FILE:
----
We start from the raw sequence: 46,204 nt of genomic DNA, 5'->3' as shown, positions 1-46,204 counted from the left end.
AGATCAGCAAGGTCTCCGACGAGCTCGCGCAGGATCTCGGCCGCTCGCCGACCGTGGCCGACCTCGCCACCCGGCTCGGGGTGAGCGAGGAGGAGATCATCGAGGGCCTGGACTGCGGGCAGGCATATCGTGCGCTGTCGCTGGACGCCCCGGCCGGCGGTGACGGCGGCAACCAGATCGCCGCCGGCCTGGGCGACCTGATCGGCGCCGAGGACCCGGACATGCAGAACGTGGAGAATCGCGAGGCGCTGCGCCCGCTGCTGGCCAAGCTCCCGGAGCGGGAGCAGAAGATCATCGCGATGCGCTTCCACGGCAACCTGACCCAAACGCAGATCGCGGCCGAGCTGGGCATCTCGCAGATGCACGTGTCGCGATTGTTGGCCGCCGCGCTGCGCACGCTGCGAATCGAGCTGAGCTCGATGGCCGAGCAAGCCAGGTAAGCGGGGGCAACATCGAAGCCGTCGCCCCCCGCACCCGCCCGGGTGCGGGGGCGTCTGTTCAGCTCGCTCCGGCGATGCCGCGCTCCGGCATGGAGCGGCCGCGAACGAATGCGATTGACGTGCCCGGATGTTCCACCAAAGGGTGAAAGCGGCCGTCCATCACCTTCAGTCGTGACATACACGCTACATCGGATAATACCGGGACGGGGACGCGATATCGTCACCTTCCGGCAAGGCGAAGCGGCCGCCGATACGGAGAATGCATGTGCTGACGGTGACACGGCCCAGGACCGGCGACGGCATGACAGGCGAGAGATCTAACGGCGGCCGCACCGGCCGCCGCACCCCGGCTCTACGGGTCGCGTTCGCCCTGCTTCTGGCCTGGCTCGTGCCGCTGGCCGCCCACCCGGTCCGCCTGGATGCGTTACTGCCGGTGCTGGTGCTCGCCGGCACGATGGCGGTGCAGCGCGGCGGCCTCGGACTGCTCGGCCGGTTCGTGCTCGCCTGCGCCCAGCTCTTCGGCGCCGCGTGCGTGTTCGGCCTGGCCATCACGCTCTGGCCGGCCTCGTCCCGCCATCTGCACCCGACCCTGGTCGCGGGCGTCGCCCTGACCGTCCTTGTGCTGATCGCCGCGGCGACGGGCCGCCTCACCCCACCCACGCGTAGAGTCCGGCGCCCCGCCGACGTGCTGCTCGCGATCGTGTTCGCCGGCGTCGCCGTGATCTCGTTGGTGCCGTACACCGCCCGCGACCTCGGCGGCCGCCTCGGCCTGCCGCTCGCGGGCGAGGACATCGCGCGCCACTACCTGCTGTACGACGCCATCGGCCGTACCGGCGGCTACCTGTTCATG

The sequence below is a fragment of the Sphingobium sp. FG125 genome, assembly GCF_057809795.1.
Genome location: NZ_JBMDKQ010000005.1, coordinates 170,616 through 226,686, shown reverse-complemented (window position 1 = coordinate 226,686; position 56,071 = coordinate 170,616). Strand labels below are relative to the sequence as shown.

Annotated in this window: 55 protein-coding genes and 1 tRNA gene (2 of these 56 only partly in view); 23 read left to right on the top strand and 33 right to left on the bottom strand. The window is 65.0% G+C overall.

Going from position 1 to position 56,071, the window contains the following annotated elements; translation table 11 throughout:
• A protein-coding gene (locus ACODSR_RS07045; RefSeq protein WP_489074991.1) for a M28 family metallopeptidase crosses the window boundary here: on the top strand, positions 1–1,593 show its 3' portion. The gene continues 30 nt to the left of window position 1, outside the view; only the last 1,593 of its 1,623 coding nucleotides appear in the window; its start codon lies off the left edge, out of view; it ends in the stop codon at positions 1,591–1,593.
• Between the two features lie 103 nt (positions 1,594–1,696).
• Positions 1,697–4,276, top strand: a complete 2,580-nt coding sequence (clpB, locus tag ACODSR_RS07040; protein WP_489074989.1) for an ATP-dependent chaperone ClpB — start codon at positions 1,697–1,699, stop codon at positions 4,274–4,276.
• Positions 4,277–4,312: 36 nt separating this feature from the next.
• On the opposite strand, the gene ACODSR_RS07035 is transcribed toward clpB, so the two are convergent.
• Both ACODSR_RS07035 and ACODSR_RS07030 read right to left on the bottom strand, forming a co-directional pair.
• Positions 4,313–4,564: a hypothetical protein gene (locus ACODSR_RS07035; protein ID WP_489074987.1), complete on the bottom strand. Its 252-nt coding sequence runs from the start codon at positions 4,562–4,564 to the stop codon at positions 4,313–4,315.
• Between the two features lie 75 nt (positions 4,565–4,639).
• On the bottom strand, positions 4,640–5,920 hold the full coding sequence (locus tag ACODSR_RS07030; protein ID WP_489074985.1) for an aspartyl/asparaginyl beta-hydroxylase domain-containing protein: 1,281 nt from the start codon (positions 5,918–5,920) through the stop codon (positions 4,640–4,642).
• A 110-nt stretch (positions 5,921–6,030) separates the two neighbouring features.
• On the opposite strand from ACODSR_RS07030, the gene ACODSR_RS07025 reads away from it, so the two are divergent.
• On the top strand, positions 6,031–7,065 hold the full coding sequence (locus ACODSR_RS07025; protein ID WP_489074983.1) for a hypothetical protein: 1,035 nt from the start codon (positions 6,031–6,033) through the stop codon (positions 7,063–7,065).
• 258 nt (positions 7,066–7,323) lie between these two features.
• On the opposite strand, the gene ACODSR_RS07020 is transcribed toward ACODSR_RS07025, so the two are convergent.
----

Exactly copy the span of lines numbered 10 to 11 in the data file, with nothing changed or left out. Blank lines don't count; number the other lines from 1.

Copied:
• Positions 4,277–4,312: 36 nt separating this feature from the next.
• On the opposite strand, the gene ACODSR_RS07035 is transcribed toward clpB, so the two are convergent.